2022 trends: The Vibe Economy
Earlier this month, we launched our annual trends report – Think Forward 2022: Brave New Worlds. It features the five key trends that we expect to shape social media over the next 12 months. This post looks at the second trend covered in the report: The Vibe Economy. For more, check out the full Think Forward report here.
In a TikTok captioned ‘perfect sunset vibes…’, a girl clad all in white glides along a pier at sunset. On YouTube, an anthropomorphised Game Boy superimposed onto a background of pastel-coloured clouds bobs along to a lofi hip hop beat. Its title? ‘Just vibin’.
The popularity of this type of content highlights the growing emphasis placed on the broad body of digital content categorised into the genre of ‘vibes’. And it is broad. But much of the content within it is united by a common purpose – to elicit a specific and recognisable emotional response that unites all who engage with it.
This is a new generation of social content – one that connects people through complex moods and feelings, not just simple interactions.
Of course, vibes and social media are already comfortable bedfellows. On Tumblr, each person’s page was a window into their own personal vibe: at its peak, a place for teens to be in their feelings, and connect with others who felt the same.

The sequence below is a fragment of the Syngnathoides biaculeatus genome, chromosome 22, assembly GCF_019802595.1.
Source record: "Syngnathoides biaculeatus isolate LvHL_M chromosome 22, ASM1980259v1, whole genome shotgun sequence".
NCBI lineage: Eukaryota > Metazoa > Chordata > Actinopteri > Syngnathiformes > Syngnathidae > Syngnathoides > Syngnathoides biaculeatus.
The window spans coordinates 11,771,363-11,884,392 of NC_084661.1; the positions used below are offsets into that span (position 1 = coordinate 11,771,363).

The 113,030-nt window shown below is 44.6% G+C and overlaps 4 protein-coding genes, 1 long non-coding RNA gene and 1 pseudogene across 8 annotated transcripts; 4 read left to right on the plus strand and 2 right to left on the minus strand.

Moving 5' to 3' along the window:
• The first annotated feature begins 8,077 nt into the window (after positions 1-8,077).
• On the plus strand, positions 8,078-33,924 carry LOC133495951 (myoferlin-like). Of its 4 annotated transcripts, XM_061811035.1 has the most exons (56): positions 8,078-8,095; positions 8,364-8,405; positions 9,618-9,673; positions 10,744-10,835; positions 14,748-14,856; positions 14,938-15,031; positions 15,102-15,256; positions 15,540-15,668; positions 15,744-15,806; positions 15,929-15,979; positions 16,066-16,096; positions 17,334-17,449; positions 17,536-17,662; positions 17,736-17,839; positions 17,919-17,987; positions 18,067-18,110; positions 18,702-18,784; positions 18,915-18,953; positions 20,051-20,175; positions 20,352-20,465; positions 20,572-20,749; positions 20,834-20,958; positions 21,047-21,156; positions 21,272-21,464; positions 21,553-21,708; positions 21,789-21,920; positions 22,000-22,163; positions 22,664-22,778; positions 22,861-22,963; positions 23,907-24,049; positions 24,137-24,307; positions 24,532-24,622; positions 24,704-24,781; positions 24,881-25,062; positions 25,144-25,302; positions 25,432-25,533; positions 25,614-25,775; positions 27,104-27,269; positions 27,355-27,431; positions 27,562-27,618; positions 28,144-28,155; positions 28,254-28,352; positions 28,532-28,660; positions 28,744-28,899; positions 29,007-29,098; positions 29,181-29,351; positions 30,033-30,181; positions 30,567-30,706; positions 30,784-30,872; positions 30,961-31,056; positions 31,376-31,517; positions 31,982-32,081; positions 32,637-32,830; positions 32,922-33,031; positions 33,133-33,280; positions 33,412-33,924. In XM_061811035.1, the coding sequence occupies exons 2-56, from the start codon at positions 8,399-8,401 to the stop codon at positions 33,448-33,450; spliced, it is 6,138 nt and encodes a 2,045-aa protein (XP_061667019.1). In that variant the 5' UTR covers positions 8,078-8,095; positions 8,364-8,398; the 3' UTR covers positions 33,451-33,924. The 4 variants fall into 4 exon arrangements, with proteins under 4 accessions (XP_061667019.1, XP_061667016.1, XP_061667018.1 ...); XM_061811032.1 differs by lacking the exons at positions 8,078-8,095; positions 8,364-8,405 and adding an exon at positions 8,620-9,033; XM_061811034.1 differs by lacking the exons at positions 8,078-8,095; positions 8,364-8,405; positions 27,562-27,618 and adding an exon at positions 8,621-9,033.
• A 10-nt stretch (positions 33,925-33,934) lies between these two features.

But the emergence of TikTok – and the exclusively ‘sound on’ experience of social it’s hailed in – has increased the prominence (and value) of vibes. And as we move into the metaverse, this convergence of multisensory inputs will only grow more central to the way people experience digital spaces.
A whole new genre of content and creator has moved to the fore: one defined by curating a specific mood or feeling.
The Behavioural Change
Cores and aesthetics are uniting teens online.
From cupidcore to cabincore, the prevalence of ‘cores’ in the digital landscape speaks to young people’s desire to evoke an emotional response through the curation of audiovisual cues and references that span cinema, fashion, art, pop culture and more.
Multisensory memes are connecting people across generations.
The video of @doggface208 cruising along to Fleetwood Mac on his skateboard, carton of Ocean Spray Cranberry Juice in hand, drew over 12.9 million views by embodying a carefree joy that only a track like Fleetwood Mac’s ‘Dreams’ could have inspired.
♬ Dreams (2004 Remaster) – Fleetwood Mac
Curators with influence.
Creators no longer need authenticity or personality to get big: they just need to be great at curating relatable moods, feelings and aesthetics. @meta_visions is one of a number of Instagrammers who exclusively posts mood boards – carousels of up to 10 images or videos, all centred around a common theme.
How can brands use it?
1. Brands can collaborate with curators to assimilate into specific cores or communities.
Many of the creators driving this form of creativity set the tone for aesthetics and feelings that define niche groups.
2. Brands can harness digital media to curate a mood around products and services. As part of its recent launch of mindful, grown-up sets, LEGO launched an ASMR album with Spotify to help audiences relax and unwind, as part of a bigger campaign to launch a set of products designed to elicit calm.
Read more about The Vibe Economy in Think Forward 2022: Brave New Worlds here.